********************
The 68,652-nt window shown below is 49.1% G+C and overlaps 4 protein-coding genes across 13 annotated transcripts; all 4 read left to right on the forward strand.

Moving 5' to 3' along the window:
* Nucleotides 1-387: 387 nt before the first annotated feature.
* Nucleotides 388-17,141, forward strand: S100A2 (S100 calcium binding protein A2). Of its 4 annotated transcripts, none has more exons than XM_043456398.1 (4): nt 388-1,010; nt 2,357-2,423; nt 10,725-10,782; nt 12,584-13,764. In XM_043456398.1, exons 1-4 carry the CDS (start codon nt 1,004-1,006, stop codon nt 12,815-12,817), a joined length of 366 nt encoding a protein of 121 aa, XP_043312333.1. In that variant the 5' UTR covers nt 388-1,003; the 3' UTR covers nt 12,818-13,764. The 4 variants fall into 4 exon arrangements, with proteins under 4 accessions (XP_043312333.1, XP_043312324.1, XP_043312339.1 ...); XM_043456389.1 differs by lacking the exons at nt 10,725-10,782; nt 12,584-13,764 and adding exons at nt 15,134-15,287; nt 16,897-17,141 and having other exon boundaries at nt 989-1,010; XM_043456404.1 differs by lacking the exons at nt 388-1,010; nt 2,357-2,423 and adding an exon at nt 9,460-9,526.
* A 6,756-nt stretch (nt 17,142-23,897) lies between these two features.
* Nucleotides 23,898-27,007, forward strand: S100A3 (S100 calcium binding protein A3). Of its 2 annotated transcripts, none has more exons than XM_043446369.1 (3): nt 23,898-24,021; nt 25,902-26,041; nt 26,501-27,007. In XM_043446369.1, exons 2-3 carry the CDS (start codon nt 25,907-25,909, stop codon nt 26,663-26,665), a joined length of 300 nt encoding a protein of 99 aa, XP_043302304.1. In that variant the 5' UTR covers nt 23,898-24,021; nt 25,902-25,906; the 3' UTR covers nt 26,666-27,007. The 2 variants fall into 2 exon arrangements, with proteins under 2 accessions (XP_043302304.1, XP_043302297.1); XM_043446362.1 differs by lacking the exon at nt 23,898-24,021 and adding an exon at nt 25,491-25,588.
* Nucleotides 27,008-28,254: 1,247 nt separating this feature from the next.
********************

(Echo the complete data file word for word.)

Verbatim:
The 68,652-nt window shown below is 49.1% G+C and overlaps 4 protein-coding genes across 13 annotated transcripts; all 4 read left to right on the forward strand.

Moving 5' to 3' along the window:
* Nucleotides 1-387: 387 nt before the first annotated feature.
* Nucleotides 388-17,141, forward strand: S100A2 (S100 calcium binding protein A2). Of its 4 annotated transcripts, none has more exons than XM_043456398.1 (4): nt 388-1,010; nt 2,357-2,423; nt 10,725-10,782; nt 12,584-13,764. In XM_043456398.1, exons 1-4 carry the CDS (start codon nt 1,004-1,006, stop codon nt 12,815-12,817), a joined length of 366 nt encoding a protein of 121 aa, XP_043312333.1. In that variant the 5' UTR covers nt 388-1,003; the 3' UTR covers nt 12,818-13,764. The 4 variants fall into 4 exon arrangements, with proteins under 4 accessions (XP_043312333.1, XP_043312324.1, XP_043312339.1 ...); XM_043456389.1 differs by lacking the exons at nt 10,725-10,782; nt 12,584-13,764 and adding exons at nt 15,134-15,287; nt 16,897-17,141 and having other exon boundaries at nt 989-1,010; XM_043456404.1 differs by lacking the exons at nt 388-1,010; nt 2,357-2,423 and adding an exon at nt 9,460-9,526.
* A 6,756-nt stretch (nt 17,142-23,897) lies between these two features.
* Nucleotides 23,898-27,007, forward strand: S100A3 (S100 calcium binding protein A3). Of its 2 annotated transcripts, none has more exons than XM_043446369.1 (3): nt 23,898-24,021; nt 25,902-26,041; nt 26,501-27,007. In XM_043446369.1, exons 2-3 carry the CDS (start codon nt 25,907-25,909, stop codon nt 26,663-26,665), a joined length of 300 nt encoding a protein of 99 aa, XP_043302304.1. In that variant the 5' UTR covers nt 23,898-24,021; nt 25,902-25,906; the 3' UTR covers nt 26,666-27,007. The 2 variants fall into 2 exon arrangements, with proteins under 2 accessions (XP_043302304.1, XP_043302297.1); XM_043446362.1 differs by lacking the exon at nt 23,898-24,021 and adding an exon at nt 25,491-25,588.
* Nucleotides 27,008-28,254: 1,247 nt separating this feature from the next.